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rate of reaction

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Introduction

GCSE Chemistry Coursework- An Investigation in to the Effect of Concentration on the Rate of Reaction Aim Our aim was to find out whether concentration had an affect on the rate of a reaction by reacting different concentrations of hydrochloric acid with magnesium ribbon. Background Information In my experiment I will be investigating the effect of concentration on the rate of reaction between Hydrochloric acid (HCl) and Magnesium ribbon (Mg). Concentration is a very common concept used in chemistry and other walks of life. It is the measure of how many molecules of a given substance there are in a unit volume. In the case of chemical substances it refers to the amount of solute dissolved in a solvent. Concentration is expressed as moles/cubic meter. For a successful reaction to take place between the molecules of different substances they must collide with each other with sufficient force to bring them close together so that they can react. The collision theory of reaction in any concentration is as follows. In a reaction where one of both reactants are in low concentration the particles are spread out and will collide with each other less often resulting in fewer successful collisions. In a reaction where one or both reactants are in high concentration the particles are crowded close together and will collide with each other more often, resulting in an increased number of successful collisions. ...read more.

Middle

6. Repeat the experiment three times for each different concentration of acid. Preliminary Fair Test To keep my test fair I will use the same amount of all three acids and the same measurements of magnesium ribbon to achieve a correct set of results. I will also operate my practical at room temperature 26�C (at the time of the experiment). Also I will use the same amount of water in the trough to not alter my results. I will be using the same type of bung, measuring cylinder delivery tube and conical flask. Diagram Results Concentration Time taken to achieve 20, 40, 60, 80, 100cm� of Hydrogen (sec) 20cm� 40cm� 60cm� 80cm� 100cm� Preliminary 1molar 11.03 22.07 28.66 40.92 59.07 Preliminary 1.5molar 5.12 9.15 14.85 16.85 24.3 Preliminary 2molar 4.04 7.3 10.56 14.7 20.7 Graph The graph shows that for example the time taken to produce 100cm� of hydrogen is 20seconds for the 2 molar solution, 1.5 molar it took 24seconds and 59 seconds for the 1 molar solution. Preliminary Analysis My preliminary experiment went very well producing one minor anomaly which was at 1.5 moles where it took a lot quicker to achieve 100cm� than I predicted which I think at the time was due to the area I was working in. ...read more.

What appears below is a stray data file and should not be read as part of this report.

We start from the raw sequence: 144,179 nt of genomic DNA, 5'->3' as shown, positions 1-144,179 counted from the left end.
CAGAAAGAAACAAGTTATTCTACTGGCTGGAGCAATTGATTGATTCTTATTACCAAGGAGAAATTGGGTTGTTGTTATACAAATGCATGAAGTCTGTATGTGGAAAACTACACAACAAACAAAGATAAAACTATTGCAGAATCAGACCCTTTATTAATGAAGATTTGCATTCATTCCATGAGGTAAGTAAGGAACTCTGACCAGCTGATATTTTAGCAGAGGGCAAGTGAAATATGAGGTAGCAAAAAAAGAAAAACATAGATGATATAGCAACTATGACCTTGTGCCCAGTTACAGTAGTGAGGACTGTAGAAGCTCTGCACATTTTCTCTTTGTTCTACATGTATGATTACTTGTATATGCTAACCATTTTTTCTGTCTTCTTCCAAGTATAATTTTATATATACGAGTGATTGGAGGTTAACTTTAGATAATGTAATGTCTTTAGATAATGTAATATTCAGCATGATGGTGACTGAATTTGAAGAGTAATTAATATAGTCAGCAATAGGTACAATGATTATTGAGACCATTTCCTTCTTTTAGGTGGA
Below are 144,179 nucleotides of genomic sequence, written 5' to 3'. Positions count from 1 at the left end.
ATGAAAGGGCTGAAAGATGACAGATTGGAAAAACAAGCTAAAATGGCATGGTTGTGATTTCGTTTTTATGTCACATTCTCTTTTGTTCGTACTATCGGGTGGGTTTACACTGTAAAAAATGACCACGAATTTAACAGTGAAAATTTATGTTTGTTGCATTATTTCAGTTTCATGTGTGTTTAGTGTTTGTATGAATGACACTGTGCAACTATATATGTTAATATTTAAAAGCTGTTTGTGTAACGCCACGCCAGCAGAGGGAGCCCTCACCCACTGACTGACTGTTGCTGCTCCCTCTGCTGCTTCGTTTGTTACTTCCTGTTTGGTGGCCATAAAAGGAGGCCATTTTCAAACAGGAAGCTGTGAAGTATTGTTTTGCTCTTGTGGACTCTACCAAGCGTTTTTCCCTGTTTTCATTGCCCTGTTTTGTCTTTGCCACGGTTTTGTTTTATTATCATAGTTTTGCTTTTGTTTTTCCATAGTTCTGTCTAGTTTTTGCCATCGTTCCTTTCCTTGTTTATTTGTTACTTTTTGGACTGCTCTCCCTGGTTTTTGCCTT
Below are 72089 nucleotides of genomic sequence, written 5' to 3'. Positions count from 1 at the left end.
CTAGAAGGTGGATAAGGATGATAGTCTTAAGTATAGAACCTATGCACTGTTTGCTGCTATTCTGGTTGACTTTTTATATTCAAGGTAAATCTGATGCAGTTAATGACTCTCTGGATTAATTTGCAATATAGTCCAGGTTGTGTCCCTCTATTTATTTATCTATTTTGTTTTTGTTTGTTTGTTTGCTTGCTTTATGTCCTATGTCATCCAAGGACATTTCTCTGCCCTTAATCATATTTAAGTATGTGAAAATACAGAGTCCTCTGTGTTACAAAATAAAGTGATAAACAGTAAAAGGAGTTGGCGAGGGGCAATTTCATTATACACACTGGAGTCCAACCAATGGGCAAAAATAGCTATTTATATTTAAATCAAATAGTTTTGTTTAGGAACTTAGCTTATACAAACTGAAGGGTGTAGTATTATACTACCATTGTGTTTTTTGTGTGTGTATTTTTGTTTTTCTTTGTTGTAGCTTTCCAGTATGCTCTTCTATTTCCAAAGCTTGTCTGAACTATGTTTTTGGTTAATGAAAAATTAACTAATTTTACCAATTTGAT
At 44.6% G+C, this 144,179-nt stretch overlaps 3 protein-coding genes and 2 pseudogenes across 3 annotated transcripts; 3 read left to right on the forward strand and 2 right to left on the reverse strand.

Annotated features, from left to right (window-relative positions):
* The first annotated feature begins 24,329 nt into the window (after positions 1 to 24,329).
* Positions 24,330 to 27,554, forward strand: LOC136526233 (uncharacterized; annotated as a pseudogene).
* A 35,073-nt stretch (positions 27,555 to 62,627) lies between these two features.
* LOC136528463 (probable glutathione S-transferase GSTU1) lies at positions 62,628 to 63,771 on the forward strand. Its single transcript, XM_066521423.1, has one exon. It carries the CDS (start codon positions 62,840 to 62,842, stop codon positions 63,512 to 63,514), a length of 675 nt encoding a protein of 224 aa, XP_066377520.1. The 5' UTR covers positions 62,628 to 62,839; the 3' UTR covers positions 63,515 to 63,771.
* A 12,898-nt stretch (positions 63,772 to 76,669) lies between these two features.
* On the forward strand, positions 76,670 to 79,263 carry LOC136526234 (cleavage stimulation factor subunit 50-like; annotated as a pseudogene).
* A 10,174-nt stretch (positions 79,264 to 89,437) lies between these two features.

Conclusion

I find most of the points are on a steady curve upwards. I improved the accuracy of my experiment by taking three readings for every concentration and taking the average values. I made sure that I tried my best to ensure that all the variables except the concentration where kept the same. I made sure the bung was fixed tight to ensure that none of the hydrogen gas produced during the reaction was lost. I made sure I used the correct protective equipment to ensure my safety. Evaluation I am quite satisfied that I carried out the investigation properly as a result of which the graphs prove my original prediction. I noticed that because the reaction between hydrochloric acid and magnesium wash exothermic the temperature of the acid went up. Since the temperature can also affect the rate of reaction if I had the opportunity I would like to investigate whether this increase in temperature affected the rate of reaction. I feel that in addition to measuring out the magnesium ribbon by its length I should have also kept a record of the actual weight of the ribbon to ensure that I was always using the same amount of magnesium. GCSE coursework Nathan Atkinson Chemistry GCSE coursework Nathan Atkinson Chemistry ...read more.

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